Degrees of emotional repression aside, I know what she was talking about. For a few weeks after Sept. 11, people tended to fall silent and offer a certain deference when they heard my accent in a store or restaurant. Sometimes they offered condolences and support as well. Government officials I deal with dropped their usual condescension and thinly veiled contempt, although they maintained their determination to provide no assistance whatsoever, especially that which they were being paid to provide.
Larry then went on to provide some analysis of British Journalism:
Those of us forced to read the London papers sometimes speculate about which is greater: the average British hack's sloth, mendacity, ignorance, obsequiousness, capacity for drink, or aversion to paying for that drink. Smart money tends to split between the latter two.
I suggest you read the full text of Larry King On England, the U.S. and the Middle East.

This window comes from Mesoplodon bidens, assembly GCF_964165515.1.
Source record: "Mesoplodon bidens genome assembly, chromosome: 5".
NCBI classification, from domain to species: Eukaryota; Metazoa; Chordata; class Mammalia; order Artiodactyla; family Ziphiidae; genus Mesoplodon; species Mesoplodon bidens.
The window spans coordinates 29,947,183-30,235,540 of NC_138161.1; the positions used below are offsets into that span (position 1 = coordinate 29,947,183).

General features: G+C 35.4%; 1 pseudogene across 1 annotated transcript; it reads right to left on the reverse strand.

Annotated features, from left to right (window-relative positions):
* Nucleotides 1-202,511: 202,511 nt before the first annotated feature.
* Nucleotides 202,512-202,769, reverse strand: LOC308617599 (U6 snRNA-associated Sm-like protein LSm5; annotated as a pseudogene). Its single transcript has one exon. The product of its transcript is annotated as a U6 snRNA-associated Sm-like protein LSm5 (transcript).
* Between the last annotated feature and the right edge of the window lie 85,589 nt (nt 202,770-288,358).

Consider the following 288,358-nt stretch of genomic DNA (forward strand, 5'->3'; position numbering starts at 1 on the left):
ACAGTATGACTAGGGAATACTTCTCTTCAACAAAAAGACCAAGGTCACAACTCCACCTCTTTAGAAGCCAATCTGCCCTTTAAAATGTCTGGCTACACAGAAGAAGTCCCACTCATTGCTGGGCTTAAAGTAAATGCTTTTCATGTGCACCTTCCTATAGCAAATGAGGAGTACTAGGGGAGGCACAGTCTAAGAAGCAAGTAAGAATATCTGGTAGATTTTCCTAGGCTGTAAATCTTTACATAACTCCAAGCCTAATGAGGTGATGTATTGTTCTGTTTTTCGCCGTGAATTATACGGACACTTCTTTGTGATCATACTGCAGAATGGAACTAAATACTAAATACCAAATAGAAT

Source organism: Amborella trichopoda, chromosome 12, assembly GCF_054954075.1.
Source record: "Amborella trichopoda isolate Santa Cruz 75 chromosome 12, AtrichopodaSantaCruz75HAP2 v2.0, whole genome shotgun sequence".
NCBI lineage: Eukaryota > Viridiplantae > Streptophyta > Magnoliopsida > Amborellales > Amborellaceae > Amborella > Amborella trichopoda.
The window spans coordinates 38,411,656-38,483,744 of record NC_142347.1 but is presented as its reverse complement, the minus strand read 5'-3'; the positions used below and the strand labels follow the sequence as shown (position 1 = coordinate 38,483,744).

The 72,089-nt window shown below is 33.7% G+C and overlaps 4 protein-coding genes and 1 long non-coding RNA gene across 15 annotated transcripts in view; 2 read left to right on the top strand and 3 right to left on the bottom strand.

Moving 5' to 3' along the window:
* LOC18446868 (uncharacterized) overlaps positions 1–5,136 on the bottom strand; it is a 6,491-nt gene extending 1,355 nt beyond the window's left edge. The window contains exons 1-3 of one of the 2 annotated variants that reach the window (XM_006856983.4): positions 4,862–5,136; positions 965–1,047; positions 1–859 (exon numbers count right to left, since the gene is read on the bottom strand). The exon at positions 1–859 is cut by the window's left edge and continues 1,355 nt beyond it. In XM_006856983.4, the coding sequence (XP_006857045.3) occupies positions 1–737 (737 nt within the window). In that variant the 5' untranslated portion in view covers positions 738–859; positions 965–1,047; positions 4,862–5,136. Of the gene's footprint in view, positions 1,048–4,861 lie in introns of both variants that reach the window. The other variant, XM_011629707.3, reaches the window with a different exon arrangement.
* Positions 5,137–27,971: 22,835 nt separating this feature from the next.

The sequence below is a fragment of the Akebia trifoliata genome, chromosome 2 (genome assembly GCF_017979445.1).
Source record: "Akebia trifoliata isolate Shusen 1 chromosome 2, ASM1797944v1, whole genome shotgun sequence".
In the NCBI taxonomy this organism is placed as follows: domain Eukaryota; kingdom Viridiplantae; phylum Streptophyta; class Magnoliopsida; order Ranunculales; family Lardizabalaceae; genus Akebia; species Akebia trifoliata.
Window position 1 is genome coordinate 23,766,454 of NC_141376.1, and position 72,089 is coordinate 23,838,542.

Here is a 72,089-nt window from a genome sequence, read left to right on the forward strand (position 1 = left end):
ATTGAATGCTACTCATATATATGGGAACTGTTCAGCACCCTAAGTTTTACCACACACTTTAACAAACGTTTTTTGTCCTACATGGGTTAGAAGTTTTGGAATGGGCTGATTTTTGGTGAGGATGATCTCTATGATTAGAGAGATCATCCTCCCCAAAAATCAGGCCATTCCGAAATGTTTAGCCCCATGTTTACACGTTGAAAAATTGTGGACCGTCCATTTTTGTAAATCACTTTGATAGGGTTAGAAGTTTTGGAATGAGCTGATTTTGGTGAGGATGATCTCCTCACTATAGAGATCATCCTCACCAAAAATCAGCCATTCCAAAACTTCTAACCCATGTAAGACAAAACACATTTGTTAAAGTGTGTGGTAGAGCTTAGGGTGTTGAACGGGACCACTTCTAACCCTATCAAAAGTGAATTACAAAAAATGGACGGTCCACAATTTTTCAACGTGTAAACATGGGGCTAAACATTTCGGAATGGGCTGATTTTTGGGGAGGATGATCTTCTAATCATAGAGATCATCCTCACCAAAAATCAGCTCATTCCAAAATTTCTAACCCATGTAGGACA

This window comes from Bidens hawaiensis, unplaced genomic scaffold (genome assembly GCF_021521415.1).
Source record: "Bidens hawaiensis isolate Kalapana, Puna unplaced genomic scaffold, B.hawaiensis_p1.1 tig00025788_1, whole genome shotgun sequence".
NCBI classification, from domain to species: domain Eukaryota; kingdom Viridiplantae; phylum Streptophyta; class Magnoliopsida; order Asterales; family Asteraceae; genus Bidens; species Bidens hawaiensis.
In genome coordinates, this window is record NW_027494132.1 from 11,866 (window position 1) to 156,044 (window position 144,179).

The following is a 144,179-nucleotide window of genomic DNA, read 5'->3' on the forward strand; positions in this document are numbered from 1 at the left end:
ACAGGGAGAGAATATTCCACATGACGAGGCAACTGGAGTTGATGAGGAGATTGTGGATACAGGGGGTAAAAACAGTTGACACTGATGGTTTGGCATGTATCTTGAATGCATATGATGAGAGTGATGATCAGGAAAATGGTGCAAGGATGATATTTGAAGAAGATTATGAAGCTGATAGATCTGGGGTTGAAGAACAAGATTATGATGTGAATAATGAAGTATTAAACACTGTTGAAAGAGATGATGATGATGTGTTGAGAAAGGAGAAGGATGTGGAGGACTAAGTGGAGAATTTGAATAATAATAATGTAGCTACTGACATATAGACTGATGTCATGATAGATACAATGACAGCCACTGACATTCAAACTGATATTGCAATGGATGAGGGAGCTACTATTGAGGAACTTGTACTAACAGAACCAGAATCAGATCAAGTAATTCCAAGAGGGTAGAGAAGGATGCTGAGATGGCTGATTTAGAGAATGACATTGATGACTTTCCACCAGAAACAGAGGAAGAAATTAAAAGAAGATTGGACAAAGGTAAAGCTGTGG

Breaking The Silence On Weight
I haven't said much about my weight loss program in a while, and the more astute among you would have (correctly) assumed that either there was no news or bad news. For most of the last few months there was no news; then two weeks ago, I "fell off the wagon" and put on five pounds.
Fortunately, I do have a "set point" at the moment, and it is 25 pounds lower than it was last fall. So, by taking quick and decisive action, I moved those pounds out before they could unpack their boxes, get their phone calls and mail forwarded and settle in for a long stay. I am now redoubling my efforts to break through to a new set point, down 25 pounds by fall. The process is complicated by the stress of substitute teaching, the stress of taking teaching credential courses, the stress of adjusting my life to not having a high-paying full-time job. Two weeks ago I was dealing with that stress by eating. I don't think that's the only way to deal with it. But I'll let you know. In the meantime, you may conduct small tasteful celebration of my small success on the long and winding road from "morbidly obese" to just overweight. It's a 100-pound road, but I am up to the challenge.